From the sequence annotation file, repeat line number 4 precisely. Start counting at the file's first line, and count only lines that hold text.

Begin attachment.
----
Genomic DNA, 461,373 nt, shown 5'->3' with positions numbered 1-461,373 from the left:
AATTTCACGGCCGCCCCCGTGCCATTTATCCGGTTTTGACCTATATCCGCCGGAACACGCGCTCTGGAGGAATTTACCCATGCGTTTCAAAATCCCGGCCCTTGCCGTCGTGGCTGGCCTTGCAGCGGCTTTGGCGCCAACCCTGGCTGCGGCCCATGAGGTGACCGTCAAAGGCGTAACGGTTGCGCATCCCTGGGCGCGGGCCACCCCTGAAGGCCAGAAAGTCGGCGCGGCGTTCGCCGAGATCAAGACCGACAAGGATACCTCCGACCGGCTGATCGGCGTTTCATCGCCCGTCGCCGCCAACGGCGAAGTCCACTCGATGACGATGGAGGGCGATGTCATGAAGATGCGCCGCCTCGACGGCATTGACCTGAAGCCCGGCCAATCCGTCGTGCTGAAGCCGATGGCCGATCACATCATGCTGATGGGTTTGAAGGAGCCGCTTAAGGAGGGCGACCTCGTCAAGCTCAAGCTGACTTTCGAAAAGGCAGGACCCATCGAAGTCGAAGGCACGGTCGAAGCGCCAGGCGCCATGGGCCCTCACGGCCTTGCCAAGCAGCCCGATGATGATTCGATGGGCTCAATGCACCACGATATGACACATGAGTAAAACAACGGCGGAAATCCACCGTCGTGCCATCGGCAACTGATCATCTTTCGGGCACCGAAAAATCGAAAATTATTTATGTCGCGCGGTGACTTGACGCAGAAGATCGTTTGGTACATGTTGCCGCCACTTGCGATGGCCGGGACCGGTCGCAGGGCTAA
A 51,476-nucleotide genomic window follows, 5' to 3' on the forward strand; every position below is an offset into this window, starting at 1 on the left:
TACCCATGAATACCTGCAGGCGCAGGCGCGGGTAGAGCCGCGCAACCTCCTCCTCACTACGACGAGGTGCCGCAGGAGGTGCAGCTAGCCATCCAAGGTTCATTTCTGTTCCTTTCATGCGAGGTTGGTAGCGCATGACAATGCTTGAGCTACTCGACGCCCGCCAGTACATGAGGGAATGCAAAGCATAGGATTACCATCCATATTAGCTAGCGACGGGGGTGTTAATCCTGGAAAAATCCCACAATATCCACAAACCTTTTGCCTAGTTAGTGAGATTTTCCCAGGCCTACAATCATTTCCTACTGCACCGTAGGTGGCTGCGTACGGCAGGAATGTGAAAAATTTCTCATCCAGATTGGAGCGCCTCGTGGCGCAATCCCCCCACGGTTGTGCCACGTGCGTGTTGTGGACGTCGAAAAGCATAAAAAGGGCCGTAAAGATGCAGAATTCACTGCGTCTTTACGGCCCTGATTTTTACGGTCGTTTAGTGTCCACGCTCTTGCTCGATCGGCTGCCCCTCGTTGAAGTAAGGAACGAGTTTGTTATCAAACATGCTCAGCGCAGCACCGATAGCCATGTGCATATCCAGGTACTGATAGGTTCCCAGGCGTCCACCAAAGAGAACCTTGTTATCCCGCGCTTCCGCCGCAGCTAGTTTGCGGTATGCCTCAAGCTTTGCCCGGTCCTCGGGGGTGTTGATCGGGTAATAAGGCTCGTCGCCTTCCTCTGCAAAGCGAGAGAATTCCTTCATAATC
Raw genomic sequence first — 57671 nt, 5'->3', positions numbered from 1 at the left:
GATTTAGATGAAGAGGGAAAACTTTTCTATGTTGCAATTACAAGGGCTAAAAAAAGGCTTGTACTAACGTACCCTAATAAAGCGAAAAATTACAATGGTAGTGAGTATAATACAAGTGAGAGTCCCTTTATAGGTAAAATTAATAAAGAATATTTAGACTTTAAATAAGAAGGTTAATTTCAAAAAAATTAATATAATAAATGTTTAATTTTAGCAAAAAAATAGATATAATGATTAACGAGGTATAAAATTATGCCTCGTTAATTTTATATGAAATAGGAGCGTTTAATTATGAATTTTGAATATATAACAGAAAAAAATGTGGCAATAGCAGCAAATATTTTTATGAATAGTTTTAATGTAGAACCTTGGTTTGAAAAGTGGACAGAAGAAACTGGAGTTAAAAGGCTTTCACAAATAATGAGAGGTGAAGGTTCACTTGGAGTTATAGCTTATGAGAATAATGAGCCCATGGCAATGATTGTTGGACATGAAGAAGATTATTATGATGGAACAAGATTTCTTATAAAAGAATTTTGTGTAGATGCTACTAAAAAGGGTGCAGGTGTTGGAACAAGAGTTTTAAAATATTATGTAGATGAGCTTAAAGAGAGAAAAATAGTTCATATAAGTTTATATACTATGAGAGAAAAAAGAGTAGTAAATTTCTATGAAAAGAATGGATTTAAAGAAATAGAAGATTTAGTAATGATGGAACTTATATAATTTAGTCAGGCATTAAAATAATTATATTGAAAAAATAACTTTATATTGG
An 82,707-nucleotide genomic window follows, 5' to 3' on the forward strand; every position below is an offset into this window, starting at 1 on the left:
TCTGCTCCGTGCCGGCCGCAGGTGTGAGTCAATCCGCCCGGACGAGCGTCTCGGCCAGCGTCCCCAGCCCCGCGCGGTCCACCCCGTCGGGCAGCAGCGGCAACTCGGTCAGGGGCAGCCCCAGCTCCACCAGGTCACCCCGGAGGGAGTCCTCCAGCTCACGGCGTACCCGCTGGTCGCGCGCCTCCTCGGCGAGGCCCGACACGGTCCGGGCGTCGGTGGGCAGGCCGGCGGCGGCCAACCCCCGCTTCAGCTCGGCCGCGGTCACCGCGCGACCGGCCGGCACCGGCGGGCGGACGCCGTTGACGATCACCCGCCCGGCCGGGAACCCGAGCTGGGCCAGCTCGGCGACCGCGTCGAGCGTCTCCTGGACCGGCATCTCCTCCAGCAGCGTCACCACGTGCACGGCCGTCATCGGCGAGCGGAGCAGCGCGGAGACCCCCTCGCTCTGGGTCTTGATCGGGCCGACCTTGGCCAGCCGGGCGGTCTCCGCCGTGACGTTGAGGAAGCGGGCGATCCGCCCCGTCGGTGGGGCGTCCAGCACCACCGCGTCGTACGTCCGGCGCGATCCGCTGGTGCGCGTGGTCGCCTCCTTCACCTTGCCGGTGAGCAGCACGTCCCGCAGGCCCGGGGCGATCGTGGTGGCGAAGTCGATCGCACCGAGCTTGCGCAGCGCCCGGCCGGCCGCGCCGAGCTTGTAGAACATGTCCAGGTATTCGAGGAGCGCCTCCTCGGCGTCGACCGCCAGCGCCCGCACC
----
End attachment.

TACCCATGAATACCTGCAGGCGCAGGCGCGGGTAGAGCCGCGCAACCTCCTCCTCACTACGACGAGGTGCCGCAGGAGGTGCAGCTAGCCATCCAAGGTTCATTTCTGTTCCTTTCATGCGAGGTTGGTAGCGCATGACAATGCTTGAGCTACTCGACGCCCGCCAGTACATGAGGGAATGCAAAGCATAGGATTACCATCCATATTAGCTAGCGACGGGGGTGTTAATCCTGGAAAAATCCCACAATATCCACAAACCTTTTGCCTAGTTAGTGAGATTTTCCCAGGCCTACAATCATTTCCTACTGCACCGTAGGTGGCTGCGTACGGCAGGAATGTGAAAAATTTCTCATCCAGATTGGAGCGCCTCGTGGCGCAATCCCCCCACGGTTGTGCCACGTGCGTGTTGTGGACGTCGAAAAGCATAAAAAGGGCCGTAAAGATGCAGAATTCACTGCGTCTTTACGGCCCTGATTTTTACGGTCGTTTAGTGTCCACGCTCTTGCTCGATCGGCTGCCCCTCGTTGAAGTAAGGAACGAGTTTGTTATCAAACATGCTCAGCGCAGCACCGATAGCCATGTGCATATCCAGGTACTGATAGGTTCCCAGGCGTCCACCAAAGAGAACCTTGTTATCCCGCGCTTCCGCCGCAGCTAGTTTGCGGTATGCCTCAAGCTTTGCCCGGTCCTCGGGGGTGTTGATCGGGTAATAAGGCTCGTCGCCTTCCTCTGCAAAGCGAGAGAATTCCTTCATAATC